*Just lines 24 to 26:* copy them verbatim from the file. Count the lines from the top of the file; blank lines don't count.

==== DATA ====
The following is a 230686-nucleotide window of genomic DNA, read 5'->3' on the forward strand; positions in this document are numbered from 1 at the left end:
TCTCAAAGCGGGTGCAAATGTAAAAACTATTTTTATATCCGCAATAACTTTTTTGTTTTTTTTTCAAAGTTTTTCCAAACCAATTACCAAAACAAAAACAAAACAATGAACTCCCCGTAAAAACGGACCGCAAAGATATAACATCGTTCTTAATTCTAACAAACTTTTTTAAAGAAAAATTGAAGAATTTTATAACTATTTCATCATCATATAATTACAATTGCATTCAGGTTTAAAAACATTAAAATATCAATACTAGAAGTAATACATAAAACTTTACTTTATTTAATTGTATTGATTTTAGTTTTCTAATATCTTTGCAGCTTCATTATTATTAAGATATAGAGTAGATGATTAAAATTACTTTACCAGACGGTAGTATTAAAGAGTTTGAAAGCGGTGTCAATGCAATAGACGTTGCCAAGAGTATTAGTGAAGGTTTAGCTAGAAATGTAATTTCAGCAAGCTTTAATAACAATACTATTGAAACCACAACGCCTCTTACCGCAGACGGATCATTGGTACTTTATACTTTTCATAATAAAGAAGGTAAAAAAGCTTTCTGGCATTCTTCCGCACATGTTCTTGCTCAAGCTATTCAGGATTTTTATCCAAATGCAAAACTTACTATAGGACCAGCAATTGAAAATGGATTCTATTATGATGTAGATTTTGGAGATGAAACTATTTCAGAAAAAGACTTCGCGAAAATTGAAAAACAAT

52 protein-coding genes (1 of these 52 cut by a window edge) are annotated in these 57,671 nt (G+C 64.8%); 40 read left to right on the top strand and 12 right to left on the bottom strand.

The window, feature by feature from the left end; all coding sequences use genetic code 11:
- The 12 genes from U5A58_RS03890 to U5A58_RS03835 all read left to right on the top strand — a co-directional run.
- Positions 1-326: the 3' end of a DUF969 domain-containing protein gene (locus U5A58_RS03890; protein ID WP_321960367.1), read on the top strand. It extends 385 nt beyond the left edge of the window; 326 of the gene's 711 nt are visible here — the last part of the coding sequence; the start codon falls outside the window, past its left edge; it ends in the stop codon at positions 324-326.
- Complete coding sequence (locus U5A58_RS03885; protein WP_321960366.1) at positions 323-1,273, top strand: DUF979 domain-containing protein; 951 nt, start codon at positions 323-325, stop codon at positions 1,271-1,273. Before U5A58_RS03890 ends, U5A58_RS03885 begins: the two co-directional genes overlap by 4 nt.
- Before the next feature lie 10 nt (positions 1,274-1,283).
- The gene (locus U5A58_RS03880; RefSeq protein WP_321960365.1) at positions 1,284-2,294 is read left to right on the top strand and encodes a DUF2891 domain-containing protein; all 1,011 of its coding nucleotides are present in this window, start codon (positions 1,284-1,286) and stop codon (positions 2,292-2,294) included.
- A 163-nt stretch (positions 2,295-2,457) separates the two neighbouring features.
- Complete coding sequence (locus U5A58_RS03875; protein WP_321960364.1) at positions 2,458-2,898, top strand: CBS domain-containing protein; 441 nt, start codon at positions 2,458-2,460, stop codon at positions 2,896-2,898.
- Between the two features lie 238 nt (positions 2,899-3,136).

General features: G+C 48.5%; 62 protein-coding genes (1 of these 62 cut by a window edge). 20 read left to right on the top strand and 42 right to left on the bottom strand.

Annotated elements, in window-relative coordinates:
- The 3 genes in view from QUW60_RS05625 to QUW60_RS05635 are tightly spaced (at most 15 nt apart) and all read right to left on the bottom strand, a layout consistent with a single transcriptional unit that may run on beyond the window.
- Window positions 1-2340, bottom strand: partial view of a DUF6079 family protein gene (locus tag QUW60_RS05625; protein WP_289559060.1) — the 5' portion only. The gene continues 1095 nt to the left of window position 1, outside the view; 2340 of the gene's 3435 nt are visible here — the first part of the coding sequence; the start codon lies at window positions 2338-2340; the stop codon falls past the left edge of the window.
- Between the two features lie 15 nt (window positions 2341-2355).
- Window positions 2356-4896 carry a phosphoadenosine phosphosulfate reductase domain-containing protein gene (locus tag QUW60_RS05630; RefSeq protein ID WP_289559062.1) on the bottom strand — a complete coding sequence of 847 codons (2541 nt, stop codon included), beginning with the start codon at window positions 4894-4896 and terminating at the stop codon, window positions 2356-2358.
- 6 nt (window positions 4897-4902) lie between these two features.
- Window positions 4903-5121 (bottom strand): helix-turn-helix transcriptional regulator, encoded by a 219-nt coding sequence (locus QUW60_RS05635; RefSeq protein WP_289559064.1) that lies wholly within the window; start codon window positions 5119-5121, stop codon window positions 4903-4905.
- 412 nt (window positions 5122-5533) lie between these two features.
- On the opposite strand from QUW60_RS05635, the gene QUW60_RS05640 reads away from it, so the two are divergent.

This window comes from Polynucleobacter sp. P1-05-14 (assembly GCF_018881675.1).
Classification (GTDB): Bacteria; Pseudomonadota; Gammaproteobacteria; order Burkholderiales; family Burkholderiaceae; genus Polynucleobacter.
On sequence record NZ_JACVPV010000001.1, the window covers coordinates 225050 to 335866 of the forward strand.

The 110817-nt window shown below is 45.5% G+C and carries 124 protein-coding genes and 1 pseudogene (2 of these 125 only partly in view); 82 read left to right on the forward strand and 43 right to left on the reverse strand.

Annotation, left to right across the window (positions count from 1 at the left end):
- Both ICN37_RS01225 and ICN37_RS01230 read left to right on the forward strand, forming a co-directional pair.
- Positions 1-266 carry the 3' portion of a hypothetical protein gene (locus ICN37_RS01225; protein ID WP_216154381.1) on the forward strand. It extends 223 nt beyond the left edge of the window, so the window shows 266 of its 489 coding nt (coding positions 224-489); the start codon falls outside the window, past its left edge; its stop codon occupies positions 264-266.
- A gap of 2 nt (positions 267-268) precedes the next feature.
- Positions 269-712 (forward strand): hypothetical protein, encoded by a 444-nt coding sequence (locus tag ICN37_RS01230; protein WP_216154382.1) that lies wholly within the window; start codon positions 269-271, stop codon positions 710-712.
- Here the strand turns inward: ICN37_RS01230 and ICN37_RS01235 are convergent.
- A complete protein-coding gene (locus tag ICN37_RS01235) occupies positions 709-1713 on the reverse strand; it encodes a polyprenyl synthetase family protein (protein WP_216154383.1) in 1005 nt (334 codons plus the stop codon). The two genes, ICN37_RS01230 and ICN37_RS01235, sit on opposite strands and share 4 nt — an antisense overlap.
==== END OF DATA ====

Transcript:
Classification (GTDB): Bacteria; Pseudomonadota; Gammaproteobacteria; order Burkholderiales; family Burkholderiaceae; genus Polynucleobacter.
On sequence record NZ_JACVPV010000001.1, the window covers coordinates 225050 to 335866 of the forward strand.

The 110817-nt window shown below is 45.5% G+C and carries 124 protein-coding genes and 1 pseudogene (2 of these 125 only partly in view); 82 read left to right on the forward strand and 43 right to left on the reverse strand.